Sweden's major money changeover, which began in 2015 and has grabbed headlines around the world, has entered its final phase, meaning that old 1-, 2- and 5-kronor coins, as well as 100-kronor and 500-kronor bank notes, will become invalid after June 30th.
But according to the Riksbank's latest estimate, 9.2 billion kronor's worth of old notes and 1.9 billion kronor coins are still hiding in Swedes' wallets, piggy banks and mattresses.
IN PICTURES: Sweden's new bank notes
One of the challenges for anyone hoping to get rid of the old notes is that increasingly fewer Swedish banks handle cash these days, meaning it is not always possible to go to the nearest branch and submit the bills.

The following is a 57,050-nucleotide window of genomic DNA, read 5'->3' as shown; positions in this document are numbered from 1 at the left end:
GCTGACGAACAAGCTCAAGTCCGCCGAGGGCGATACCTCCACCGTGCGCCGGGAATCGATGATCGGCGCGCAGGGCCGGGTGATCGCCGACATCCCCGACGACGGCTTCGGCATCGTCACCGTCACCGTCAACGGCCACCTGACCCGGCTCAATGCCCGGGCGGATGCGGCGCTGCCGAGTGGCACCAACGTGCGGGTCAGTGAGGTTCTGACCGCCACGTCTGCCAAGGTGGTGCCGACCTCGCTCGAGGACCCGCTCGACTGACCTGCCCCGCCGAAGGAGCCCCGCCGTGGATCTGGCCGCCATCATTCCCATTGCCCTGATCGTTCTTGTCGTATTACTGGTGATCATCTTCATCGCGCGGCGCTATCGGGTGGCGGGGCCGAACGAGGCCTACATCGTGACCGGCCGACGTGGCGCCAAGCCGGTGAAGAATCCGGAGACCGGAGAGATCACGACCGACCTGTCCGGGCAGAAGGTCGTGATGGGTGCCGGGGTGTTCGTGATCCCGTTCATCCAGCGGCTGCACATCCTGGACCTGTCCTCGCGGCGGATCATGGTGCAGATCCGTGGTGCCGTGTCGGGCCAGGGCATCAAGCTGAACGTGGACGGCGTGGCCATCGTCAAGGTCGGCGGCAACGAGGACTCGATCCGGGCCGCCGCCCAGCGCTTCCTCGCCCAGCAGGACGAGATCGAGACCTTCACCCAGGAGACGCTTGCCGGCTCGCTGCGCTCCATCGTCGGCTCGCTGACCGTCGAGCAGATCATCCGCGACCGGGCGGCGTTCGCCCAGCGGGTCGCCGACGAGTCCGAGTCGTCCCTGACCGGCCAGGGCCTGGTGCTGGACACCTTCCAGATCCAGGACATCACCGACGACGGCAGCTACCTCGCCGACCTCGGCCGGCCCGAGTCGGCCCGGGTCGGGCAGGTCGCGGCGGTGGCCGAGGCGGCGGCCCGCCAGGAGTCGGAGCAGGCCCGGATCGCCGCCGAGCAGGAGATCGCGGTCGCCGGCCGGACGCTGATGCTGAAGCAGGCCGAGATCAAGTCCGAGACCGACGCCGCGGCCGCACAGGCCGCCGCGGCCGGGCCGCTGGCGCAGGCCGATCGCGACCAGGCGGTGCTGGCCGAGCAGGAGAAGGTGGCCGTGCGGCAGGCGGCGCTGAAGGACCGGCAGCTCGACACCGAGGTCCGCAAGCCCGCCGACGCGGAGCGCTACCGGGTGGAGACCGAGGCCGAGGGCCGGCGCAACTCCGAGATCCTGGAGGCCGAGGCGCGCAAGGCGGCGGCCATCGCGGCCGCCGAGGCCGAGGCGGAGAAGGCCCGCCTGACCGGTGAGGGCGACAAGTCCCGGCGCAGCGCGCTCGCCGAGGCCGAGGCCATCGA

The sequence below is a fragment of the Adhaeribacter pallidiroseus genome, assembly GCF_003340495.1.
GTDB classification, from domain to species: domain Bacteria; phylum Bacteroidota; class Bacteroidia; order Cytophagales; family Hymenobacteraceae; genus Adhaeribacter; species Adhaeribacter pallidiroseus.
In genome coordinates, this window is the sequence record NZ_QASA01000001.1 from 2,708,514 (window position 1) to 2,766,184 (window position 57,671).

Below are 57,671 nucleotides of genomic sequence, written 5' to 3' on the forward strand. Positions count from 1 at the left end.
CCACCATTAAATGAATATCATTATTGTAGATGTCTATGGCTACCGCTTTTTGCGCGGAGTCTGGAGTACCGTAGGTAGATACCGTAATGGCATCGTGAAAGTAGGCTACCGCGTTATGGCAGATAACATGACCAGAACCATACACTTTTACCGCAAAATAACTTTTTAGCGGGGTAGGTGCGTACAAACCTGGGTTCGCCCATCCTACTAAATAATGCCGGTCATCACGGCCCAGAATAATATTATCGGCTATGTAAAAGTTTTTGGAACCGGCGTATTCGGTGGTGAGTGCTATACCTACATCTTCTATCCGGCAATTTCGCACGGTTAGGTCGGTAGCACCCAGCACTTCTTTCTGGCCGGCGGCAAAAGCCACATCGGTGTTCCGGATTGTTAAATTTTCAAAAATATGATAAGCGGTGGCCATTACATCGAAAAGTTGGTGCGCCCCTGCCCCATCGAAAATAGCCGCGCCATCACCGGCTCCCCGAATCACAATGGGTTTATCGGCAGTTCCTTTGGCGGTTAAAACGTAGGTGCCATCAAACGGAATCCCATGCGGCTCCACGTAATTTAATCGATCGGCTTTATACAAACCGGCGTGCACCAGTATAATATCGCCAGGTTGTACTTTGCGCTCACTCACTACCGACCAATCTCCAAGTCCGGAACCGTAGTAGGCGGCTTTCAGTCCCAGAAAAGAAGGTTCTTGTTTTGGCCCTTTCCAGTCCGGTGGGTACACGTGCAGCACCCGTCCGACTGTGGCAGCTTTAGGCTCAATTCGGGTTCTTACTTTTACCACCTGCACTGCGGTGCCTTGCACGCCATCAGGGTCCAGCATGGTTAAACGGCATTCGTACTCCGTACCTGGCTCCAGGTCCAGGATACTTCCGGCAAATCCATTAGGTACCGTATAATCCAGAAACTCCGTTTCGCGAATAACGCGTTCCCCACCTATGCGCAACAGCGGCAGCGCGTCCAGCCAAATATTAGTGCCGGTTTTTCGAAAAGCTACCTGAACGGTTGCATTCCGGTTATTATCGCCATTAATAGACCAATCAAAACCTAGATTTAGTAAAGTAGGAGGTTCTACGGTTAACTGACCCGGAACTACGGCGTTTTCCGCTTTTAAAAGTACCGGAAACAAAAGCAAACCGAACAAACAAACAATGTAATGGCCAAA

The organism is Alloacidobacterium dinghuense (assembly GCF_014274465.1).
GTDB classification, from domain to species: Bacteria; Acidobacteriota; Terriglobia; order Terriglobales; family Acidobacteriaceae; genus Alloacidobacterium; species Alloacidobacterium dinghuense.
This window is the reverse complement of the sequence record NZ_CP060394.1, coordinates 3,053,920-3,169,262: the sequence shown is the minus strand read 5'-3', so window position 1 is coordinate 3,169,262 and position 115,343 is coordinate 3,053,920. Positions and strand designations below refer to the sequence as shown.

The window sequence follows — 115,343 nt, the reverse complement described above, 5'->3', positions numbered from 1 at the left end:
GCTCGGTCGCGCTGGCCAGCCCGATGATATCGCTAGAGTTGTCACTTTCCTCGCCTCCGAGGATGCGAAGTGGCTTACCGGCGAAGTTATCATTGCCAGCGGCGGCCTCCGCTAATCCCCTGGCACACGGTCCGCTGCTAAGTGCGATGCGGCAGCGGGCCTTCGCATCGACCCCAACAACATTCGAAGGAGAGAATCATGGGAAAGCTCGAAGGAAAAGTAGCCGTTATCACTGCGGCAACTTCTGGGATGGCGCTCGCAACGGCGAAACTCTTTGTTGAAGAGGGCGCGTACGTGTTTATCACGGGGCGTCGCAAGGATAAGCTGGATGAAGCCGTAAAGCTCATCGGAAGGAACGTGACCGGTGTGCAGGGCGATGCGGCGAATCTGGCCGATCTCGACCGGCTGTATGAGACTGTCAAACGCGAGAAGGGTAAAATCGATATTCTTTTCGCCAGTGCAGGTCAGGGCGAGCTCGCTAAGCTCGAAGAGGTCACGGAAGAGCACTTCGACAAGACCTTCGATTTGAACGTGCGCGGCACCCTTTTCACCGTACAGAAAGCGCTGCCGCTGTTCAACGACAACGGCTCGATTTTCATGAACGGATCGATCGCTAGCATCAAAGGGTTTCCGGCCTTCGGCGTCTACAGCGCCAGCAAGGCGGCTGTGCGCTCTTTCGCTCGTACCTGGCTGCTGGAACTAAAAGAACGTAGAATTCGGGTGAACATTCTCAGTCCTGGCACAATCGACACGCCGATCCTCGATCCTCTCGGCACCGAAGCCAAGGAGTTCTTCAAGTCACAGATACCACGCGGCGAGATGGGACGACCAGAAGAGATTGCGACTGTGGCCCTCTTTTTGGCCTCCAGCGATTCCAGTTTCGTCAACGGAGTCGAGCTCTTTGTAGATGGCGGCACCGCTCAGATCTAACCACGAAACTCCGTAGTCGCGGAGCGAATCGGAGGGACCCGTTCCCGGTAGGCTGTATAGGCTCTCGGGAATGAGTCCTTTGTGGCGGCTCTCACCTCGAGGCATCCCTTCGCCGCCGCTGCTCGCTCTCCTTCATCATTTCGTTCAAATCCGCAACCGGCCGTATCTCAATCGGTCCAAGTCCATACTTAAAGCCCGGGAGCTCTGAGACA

“The banks have now increased the number of branches that accept coins and several banks have stopped charging a fee. Consult your bank if you have a lot of banknotes and coins. Shops may find it difficult to manage large volumes of banknotes and coins all at once,” said Christina Wejshammar, head of the Riksbank's cash and payment systems department.
“It is also important that banks and cash-in-transit companies can supply shops with new coins and that shops stop giving customers the old, soon-to-be-invalid coins as change.”